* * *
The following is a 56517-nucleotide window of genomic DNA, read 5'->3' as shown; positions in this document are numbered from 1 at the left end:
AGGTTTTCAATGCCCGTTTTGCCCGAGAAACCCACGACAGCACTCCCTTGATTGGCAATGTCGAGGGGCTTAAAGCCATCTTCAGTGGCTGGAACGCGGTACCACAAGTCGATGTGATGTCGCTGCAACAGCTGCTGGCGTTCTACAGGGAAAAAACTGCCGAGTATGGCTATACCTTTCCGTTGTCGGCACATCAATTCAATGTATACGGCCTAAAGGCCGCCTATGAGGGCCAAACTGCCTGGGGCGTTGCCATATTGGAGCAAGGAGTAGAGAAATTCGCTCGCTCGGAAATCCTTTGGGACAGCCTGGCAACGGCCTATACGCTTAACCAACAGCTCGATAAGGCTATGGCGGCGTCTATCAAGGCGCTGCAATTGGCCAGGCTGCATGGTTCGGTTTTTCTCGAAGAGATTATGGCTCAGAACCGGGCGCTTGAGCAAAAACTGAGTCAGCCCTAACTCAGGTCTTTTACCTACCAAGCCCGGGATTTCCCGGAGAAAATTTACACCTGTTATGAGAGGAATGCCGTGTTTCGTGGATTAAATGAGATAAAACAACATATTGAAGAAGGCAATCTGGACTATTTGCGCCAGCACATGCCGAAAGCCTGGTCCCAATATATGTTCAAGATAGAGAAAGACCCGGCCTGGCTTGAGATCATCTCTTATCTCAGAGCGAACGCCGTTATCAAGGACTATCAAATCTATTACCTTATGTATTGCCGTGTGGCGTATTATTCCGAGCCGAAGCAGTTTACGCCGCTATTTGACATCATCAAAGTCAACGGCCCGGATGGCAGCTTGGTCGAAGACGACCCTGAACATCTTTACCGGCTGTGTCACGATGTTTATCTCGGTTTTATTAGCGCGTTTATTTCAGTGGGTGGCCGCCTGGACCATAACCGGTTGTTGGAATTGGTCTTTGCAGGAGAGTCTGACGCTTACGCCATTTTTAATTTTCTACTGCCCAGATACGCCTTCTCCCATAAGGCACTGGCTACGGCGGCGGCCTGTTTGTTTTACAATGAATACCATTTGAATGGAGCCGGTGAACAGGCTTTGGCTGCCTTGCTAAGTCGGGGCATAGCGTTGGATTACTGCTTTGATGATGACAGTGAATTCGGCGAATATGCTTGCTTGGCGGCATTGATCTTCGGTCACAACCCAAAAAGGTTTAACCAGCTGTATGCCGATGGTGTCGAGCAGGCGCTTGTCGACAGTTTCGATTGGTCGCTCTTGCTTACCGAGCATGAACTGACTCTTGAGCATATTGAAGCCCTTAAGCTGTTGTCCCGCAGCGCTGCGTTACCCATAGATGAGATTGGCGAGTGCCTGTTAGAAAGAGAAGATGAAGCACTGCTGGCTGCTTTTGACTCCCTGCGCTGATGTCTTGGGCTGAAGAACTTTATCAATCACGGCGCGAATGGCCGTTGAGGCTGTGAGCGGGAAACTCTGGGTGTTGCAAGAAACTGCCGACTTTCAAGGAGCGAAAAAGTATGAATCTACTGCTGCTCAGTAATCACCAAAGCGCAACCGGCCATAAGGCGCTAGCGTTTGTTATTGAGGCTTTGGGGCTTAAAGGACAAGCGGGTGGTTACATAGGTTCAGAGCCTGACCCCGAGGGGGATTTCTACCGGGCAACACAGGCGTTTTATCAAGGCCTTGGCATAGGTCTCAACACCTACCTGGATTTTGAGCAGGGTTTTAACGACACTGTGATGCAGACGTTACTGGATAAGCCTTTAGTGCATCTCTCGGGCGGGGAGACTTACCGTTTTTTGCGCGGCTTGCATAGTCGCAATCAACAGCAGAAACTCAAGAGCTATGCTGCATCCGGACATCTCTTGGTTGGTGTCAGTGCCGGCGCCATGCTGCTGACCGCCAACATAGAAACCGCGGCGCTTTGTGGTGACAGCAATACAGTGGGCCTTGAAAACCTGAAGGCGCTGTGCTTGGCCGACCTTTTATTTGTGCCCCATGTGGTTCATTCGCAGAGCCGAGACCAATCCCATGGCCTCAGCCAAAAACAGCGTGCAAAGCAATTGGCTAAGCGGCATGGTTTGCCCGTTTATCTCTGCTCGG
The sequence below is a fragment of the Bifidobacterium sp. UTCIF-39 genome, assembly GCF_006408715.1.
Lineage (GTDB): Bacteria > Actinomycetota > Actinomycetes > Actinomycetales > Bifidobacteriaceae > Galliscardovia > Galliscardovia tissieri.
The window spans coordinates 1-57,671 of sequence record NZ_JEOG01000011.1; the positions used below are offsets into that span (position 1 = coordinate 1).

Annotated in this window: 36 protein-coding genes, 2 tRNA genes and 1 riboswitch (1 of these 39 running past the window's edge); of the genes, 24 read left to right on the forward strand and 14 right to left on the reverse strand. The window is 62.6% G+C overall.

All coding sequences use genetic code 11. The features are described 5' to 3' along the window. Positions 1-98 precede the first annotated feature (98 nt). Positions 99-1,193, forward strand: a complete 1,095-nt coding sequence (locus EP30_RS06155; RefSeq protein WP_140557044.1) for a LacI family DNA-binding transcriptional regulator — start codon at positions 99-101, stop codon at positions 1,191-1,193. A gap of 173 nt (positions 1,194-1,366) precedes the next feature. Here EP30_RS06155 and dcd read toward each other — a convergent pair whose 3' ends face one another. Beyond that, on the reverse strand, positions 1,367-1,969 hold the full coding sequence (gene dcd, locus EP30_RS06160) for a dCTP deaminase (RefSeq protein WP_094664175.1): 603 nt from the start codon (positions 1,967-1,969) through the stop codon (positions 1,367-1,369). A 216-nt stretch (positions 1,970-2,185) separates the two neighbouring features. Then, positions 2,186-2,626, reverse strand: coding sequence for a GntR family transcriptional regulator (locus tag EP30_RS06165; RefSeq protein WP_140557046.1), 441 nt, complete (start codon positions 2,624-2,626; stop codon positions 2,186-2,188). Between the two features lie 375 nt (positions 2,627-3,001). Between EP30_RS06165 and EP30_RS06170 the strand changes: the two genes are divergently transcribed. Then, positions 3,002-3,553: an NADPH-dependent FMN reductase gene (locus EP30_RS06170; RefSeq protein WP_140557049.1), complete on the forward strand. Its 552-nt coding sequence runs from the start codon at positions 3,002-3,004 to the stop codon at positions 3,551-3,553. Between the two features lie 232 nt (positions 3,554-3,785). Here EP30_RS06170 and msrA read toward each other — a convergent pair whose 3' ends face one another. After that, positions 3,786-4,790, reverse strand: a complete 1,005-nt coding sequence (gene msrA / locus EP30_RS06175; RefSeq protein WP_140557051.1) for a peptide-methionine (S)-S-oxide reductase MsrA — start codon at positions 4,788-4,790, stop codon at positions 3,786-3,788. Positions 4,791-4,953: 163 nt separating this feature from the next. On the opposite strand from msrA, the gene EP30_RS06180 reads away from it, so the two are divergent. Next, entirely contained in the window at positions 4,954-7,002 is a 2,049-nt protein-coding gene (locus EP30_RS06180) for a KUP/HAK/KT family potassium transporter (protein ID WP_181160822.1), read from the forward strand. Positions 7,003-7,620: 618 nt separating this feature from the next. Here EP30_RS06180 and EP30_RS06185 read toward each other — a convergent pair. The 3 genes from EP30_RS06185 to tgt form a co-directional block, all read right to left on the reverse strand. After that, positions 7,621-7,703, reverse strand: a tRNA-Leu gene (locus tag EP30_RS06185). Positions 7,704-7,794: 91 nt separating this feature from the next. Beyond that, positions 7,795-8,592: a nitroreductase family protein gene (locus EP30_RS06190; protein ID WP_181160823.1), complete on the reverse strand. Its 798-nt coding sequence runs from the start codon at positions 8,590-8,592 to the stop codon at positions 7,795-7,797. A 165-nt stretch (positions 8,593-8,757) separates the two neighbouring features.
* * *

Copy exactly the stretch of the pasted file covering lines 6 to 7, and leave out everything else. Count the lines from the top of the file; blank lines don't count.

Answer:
Annotated in this window: 36 protein-coding genes, 2 tRNA genes and 1 riboswitch (1 of these 39 running past the window's edge); of the genes, 24 read left to right on the forward strand and 14 right to left on the reverse strand. The window is 62.6% G+C overall.

All coding sequences use genetic code 11. The features are described 5' to 3' along the window. Positions 1-98 precede the first annotated feature (98 nt). Positions 99-1,193, forward strand: a complete 1,095-nt coding sequence (locus EP30_RS06155; RefSeq protein WP_140557044.1) for a LacI family DNA-binding transcriptional regulator — start codon at positions 99-101, stop codon at positions 1,191-1,193. A gap of 173 nt (positions 1,194-1,366) precedes the next feature. Here EP30_RS06155 and dcd read toward each other — a convergent pair whose 3' ends face one another. Beyond that, on the reverse strand, positions 1,367-1,969 hold the full coding sequence (gene dcd, locus EP30_RS06160) for a dCTP deaminase (RefSeq protein WP_094664175.1): 603 nt from the start codon (positions 1,967-1,969) through the stop codon (positions 1,367-1,369). A 216-nt stretch (positions 1,970-2,185) separates the two neighbouring features. Then, positions 2,186-2,626, reverse strand: coding sequence for a GntR family transcriptional regulator (locus tag EP30_RS06165; RefSeq protein WP_140557046.1), 441 nt, complete (start codon positions 2,624-2,626; stop codon positions 2,186-2,188). Between the two features lie 375 nt (positions 2,627-3,001). Between EP30_RS06165 and EP30_RS06170 the strand changes: the two genes are divergently transcribed. Then, positions 3,002-3,553: an NADPH-dependent FMN reductase gene (locus EP30_RS06170; RefSeq protein WP_140557049.1), complete on the forward strand. Its 552-nt coding sequence runs from the start codon at positions 3,002-3,004 to the stop codon at positions 3,551-3,553. Between the two features lie 232 nt (positions 3,554-3,785). Here EP30_RS06170 and msrA read toward each other — a convergent pair whose 3' ends face one another. After that, positions 3,786-4,790, reverse strand: a complete 1,005-nt coding sequence (gene msrA / locus EP30_RS06175; RefSeq protein WP_140557051.1) for a peptide-methionine (S)-S-oxide reductase MsrA — start codon at positions 4,788-4,790, stop codon at positions 3,786-3,788. Positions 4,791-4,953: 163 nt separating this feature from the next. On the opposite strand from msrA, the gene EP30_RS06180 reads away from it, so the two are divergent. Next, entirely contained in the window at positions 4,954-7,002 is a 2,049-nt protein-coding gene (locus EP30_RS06180) for a KUP/HAK/KT family potassium transporter (protein ID WP_181160822.1), read from the forward strand. Positions 7,003-7,620: 618 nt separating this feature from the next. Here EP30_RS06180 and EP30_RS06185 read toward each other — a convergent pair. The 3 genes from EP30_RS06185 to tgt form a co-directional block, all read right to left on the reverse strand. After that, positions 7,621-7,703, reverse strand: a tRNA-Leu gene (locus tag EP30_RS06185). Positions 7,704-7,794: 91 nt separating this feature from the next. Beyond that, positions 7,795-8,592: a nitroreductase family protein gene (locus EP30_RS06190; protein ID WP_181160823.1), complete on the reverse strand. Its 798-nt coding sequence runs from the start codon at positions 8,590-8,592 to the stop codon at positions 7,795-7,797. A 165-nt stretch (positions 8,593-8,757) separates the two neighbouring features.